Duteanu, Narcis Mihai; Ghangrekar, Makarand Madhao; Erable, Benjamin; Scott, Keith
August 2010
Environmental Engineering & Management Journal (EEMJ);Aug2010, Vol. 9 Issue 8, p1069
Academic Journal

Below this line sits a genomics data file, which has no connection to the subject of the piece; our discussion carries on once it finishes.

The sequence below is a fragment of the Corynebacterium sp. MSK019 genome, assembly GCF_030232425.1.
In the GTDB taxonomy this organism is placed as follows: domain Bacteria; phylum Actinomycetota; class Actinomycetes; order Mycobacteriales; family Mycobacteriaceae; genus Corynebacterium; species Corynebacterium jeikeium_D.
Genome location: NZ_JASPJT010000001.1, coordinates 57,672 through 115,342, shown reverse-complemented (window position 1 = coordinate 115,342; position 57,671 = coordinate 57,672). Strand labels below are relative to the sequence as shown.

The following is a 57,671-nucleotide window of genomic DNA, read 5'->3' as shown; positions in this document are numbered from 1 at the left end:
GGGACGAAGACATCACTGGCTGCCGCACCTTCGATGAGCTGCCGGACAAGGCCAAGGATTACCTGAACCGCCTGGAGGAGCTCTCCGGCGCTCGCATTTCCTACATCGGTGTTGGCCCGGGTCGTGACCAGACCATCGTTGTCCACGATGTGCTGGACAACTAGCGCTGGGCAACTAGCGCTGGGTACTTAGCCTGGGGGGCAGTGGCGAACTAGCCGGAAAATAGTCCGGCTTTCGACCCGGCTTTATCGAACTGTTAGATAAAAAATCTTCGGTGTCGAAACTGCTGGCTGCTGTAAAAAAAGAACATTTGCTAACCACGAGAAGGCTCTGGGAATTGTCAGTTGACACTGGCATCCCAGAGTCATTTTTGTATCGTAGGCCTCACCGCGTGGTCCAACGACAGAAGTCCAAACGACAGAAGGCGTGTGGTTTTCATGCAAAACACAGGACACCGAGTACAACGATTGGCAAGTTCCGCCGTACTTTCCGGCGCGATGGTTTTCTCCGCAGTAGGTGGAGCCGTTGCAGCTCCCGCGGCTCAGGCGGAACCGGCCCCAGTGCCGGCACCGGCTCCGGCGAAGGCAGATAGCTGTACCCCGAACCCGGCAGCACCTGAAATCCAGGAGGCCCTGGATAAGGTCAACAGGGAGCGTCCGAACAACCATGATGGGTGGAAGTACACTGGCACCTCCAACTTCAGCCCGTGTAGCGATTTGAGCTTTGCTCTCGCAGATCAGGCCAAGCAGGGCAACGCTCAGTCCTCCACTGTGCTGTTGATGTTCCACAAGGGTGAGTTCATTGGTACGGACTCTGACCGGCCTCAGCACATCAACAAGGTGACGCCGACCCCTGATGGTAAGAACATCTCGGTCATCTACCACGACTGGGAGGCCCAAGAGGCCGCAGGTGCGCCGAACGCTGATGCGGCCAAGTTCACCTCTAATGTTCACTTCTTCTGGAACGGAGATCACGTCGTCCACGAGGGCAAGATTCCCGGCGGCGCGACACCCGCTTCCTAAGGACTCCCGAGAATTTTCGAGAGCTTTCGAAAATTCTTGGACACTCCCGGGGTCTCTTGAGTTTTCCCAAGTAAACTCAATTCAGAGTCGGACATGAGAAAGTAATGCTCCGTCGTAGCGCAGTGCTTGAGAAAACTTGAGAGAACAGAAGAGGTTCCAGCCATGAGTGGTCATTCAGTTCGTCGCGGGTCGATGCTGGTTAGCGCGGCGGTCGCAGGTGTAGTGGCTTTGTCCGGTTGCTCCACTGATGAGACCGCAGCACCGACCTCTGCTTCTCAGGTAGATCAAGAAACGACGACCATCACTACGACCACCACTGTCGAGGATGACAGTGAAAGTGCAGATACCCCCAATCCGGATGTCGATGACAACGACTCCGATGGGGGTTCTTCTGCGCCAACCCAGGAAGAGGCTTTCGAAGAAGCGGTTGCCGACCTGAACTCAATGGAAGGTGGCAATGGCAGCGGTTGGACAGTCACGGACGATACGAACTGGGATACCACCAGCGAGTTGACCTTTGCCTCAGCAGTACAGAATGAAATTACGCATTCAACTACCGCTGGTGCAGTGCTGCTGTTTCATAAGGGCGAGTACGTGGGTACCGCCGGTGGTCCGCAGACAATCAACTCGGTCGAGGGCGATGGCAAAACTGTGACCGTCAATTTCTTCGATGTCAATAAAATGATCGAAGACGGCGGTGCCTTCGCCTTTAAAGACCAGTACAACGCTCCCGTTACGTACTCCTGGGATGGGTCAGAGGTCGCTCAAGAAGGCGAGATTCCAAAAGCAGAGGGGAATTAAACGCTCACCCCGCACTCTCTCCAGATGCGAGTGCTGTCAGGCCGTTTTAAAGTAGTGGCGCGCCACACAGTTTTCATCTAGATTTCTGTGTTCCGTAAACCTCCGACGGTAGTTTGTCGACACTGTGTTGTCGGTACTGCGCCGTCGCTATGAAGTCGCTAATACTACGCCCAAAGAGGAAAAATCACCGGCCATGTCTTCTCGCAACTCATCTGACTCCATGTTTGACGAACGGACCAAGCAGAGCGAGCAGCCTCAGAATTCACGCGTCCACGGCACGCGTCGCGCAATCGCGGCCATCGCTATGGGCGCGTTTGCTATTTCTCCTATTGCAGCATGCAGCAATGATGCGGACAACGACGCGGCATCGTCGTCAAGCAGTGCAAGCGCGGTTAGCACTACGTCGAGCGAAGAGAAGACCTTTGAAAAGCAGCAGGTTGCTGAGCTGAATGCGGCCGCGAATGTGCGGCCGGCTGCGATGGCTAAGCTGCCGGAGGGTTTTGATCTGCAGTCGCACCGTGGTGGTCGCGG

The Microbial Fuel Cell (MFC) is a promising technology for efficient wastewater treatment and recovering energy as direct electricity for onsite applications. For treatment of biodegradable organic matters in MFCs, removal efficiencies comparable with established treatment methods can be obtained. Even some of the bio-refractory compounds can be effectively removed in MFCs. Power densities higher than 2 W/m² and volumetric power of 500 W/m³ are reported. However the power output varies drastically depending on the MFC configuration, substrate used, type of bacterial culture and operating conditions. The results presented so far demonstrated that electricity can be generated by exploiting microorganisms as biocatalysts, but both technical and biological optimizations are needed to maximize power output. The advantages of using MFCs for wastewater treatment, the organic matter removal efficiency and electricity generation reported recently for different MFC configurations are described in this paper. Factors affecting performance of the MFC are summarized. MFC scale-up issues and further development needs are emphasized. This information on factors affecting MFC performance and scale-up issues would be very useful tool for researchers for shifting this technology from lab-scale to pilot and full-scale applications for sustainable wastewater treatment.


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